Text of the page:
An integrated ticketing system was implemented in 1990 to provide a common fare payment system on both rail and bus services, which by then, had a total daily ridership of 2.6 million. The magnetic ticket, called the “farecard”, became the first major stored-value facility to be introduced in Singapore. Transit Link Pte Ltd ( TransitLink) was set up to collect and disburse fares received from passengers.

SMRT Magnetic Farecards

SMRT Magnetic Farecards

SMRT Magnetic Farecards with a wide range of designs

SMRT Magnetic Farecards with a wide range of designs

To enhance Singapore’s transport ticketing system, LTA introduced contactless smart cards as the new ticket medium. Following pilot tests in 2000 and 2001, LTA rolled out the Enhanced Integrated Fare System, using contactless smart cards known as ez-link cards, to replace in the magnetic cards. This was a significant milestone in the evolution of e-payments in public transport.

Pilot tests for contactless smart cards were conducted in 2000 and 2001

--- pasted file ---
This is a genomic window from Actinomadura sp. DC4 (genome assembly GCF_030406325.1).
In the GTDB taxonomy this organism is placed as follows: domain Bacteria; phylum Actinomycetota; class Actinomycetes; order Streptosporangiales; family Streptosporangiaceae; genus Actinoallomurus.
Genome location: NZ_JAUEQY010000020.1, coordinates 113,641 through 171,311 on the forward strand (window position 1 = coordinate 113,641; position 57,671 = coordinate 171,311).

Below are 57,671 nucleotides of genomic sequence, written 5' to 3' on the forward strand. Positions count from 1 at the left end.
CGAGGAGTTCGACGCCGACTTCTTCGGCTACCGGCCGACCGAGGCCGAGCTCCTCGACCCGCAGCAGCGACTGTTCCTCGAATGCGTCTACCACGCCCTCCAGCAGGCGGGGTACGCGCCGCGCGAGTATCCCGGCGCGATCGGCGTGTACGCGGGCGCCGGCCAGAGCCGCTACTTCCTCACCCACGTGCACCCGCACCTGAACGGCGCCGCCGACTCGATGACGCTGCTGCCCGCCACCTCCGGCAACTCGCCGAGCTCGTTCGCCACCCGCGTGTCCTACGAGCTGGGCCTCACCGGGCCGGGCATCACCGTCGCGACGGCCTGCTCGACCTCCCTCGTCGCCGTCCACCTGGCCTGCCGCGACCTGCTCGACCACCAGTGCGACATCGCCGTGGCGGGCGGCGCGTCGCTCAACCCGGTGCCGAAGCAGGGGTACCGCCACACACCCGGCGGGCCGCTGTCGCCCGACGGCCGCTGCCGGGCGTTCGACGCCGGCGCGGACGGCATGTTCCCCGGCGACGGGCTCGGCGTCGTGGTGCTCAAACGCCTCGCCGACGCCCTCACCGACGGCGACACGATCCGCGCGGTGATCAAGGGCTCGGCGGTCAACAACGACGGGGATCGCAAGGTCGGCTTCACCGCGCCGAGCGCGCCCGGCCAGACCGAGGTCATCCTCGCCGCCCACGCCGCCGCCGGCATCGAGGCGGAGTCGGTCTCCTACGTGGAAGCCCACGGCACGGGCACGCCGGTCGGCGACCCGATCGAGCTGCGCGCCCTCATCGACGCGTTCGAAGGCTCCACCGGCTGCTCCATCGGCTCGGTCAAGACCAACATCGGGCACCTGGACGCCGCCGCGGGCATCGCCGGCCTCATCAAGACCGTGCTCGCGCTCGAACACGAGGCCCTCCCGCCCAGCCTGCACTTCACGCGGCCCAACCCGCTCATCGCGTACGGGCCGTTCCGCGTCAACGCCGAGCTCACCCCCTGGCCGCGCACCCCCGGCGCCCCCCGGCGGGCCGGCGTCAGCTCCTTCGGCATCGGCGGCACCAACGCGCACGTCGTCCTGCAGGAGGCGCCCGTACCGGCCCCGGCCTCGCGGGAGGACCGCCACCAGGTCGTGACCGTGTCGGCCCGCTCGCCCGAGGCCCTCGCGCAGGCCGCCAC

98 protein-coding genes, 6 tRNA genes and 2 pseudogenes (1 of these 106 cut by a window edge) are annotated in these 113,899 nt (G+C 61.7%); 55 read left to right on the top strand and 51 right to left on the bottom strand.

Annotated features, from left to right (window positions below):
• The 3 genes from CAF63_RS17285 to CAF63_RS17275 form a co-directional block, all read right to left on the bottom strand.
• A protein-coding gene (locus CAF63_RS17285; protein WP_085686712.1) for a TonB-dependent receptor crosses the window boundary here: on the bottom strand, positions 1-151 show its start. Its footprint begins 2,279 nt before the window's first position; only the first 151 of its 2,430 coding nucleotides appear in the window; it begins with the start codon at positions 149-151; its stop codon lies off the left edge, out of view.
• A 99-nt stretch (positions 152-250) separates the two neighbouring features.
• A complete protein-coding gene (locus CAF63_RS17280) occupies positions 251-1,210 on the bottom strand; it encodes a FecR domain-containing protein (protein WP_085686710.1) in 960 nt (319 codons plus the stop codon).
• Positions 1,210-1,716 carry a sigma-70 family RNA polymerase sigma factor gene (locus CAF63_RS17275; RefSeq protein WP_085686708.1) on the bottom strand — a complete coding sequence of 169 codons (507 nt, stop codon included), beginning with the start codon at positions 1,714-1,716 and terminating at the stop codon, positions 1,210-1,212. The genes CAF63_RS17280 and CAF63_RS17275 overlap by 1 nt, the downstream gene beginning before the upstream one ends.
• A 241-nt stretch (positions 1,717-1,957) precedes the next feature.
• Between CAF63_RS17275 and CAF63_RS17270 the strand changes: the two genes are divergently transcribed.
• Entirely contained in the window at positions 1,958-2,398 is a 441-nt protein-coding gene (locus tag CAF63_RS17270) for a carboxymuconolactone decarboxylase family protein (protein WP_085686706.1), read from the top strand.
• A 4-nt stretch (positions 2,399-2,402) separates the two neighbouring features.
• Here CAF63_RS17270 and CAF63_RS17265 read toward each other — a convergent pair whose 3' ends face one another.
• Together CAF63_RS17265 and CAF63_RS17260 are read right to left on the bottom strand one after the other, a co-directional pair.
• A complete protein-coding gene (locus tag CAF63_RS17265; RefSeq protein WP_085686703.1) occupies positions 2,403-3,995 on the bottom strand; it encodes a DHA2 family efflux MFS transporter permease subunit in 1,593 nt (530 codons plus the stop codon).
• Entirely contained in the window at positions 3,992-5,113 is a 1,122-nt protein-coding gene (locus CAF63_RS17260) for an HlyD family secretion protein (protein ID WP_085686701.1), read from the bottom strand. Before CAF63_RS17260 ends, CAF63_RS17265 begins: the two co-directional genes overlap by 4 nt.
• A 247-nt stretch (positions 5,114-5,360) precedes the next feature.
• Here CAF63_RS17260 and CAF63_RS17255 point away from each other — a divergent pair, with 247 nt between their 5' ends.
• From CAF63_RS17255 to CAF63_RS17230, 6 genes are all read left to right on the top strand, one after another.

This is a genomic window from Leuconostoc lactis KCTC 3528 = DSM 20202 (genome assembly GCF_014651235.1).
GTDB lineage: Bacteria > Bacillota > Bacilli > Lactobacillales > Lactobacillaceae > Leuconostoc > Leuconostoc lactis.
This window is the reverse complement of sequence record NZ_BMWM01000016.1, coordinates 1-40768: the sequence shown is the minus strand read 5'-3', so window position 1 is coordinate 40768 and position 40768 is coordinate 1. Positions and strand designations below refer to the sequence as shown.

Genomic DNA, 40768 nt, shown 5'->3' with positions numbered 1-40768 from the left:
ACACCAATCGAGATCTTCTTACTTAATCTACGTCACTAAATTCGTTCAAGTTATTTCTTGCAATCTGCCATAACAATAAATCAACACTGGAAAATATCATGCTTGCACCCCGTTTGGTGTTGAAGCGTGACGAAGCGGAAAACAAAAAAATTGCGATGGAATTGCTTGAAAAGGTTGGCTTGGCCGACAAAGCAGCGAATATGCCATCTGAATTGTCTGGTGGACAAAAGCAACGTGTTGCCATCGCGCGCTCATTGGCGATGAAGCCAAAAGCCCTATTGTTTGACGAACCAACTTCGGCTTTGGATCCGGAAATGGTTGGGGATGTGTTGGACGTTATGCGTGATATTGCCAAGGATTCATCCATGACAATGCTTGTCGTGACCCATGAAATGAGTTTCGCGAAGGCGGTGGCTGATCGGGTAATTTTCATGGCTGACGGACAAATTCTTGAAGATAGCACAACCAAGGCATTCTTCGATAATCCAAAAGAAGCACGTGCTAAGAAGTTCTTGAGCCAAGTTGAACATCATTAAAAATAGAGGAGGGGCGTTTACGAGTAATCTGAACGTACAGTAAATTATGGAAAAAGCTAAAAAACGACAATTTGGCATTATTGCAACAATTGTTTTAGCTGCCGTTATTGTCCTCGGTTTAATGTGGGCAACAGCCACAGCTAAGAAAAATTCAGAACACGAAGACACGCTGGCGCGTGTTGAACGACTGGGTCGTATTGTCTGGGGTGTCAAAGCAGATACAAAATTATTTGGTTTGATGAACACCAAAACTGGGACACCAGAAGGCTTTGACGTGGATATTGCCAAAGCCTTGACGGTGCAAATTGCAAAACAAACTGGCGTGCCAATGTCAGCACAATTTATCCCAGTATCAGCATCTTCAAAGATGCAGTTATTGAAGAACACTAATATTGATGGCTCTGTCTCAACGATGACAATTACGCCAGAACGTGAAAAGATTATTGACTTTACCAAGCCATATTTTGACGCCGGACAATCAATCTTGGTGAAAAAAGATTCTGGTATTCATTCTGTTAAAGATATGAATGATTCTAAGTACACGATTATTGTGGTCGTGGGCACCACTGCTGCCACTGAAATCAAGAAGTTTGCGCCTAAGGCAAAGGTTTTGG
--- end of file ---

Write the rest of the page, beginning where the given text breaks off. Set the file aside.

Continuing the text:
Pilot tests for contactless smart cards were conducted in 2000 and 2001

With the launch of the new ez-link card system, Transitlink was appointed to manage the sale, revaluation, replacement and refund of ez-link cards.
TransitLink, which was incorporated in Novemeber 1987, later became a subsidiary of LTA in April 2010.

ang-siew-tee SMRTAng Siew Tee, who has been with SMRT since 1992, was part of the group that tested the new ez-link system before it was implemented nation-wide. This picture was taken in City Hall MRT station. It was during the trial period when farecards were going to be replaced by ez-link cards. MRT staff were amongst the first to try out the new system.

For more videos like this, check out our YouTube page.